Arthur Honegger was a Swiss composer who was born in France and lived a large part of his life in Paris.
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Arthur Honegger made his Paris compositional debut in 1916 and in 1918 wrote the ballet Le dit des jeux du monde, generally considered to be his first characteristic work.
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Arthur Honegger had a son, Jean-Claude, with the singer Claire Croiza.
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Arthur Honegger composed the music for Abel Gance's epic 1927 film, Napoleon, which was preceded by J'accuse and La Roue.
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Arthur Honegger composed nine ballets and three vocal stage works, amongst other works.
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Arthur Honegger always remained in touch with Switzerland, his parent's country of origin, until the outbreak of the war and the invasion of the Nazis made it impossible for him to leave Paris.
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Arthur Honegger joined the French Resistance and was generally unaffected by the Nazis themselves, who allowed him to continue his work without too much interference.
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Arthur Honegger taught composition at the Ecole Normale de Musique de Paris, where his students included Yves Ramette.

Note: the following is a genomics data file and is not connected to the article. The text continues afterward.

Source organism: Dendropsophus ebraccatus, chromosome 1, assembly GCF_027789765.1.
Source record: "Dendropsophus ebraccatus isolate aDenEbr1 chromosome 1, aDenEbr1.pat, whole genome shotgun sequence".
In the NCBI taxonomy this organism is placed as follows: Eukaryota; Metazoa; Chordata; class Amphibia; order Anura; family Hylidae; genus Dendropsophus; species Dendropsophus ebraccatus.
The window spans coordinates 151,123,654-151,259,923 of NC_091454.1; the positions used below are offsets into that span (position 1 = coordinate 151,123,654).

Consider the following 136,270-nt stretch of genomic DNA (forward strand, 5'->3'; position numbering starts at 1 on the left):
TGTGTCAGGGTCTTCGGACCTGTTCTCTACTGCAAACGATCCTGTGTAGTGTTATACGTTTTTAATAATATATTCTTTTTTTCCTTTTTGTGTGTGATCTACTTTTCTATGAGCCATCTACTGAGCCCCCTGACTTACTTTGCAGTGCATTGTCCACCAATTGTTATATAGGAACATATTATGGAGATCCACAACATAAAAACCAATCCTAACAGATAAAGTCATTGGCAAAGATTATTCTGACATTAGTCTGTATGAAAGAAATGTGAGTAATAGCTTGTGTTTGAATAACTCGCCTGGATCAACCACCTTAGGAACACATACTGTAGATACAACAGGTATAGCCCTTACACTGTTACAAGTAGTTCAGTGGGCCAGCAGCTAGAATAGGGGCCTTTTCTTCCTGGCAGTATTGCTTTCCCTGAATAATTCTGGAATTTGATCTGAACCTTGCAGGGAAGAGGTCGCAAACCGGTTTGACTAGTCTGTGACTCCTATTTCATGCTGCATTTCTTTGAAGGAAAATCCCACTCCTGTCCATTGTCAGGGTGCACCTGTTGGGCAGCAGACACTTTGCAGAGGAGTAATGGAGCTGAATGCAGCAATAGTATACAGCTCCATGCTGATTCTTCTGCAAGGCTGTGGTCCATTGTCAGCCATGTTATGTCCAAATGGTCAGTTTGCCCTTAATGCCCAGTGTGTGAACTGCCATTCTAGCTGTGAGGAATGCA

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Many of Arthur Honegger's works were championed by his longtime friend Georges Tzipine, who conducted the premiere recordings of some of them.
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Arthur Honegger was given a state funeral by the French government, although he remained a Swiss national and never took French citizenship.
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Principal elements of Arthur Honegger's style are Bachian counterpoint, driving rhythms, melodic amplitude, highly coloristic harmonies, an impressionistic use of orchestral sonorities, and a concern for formal architecture.
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Arthur Honegger's style is weightier and more solemn than that of his colleagues in Les Six.
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Arthur Honegger was pictured on the Swiss twenty franc banknote, issued October 1996 and replaced in 2017.
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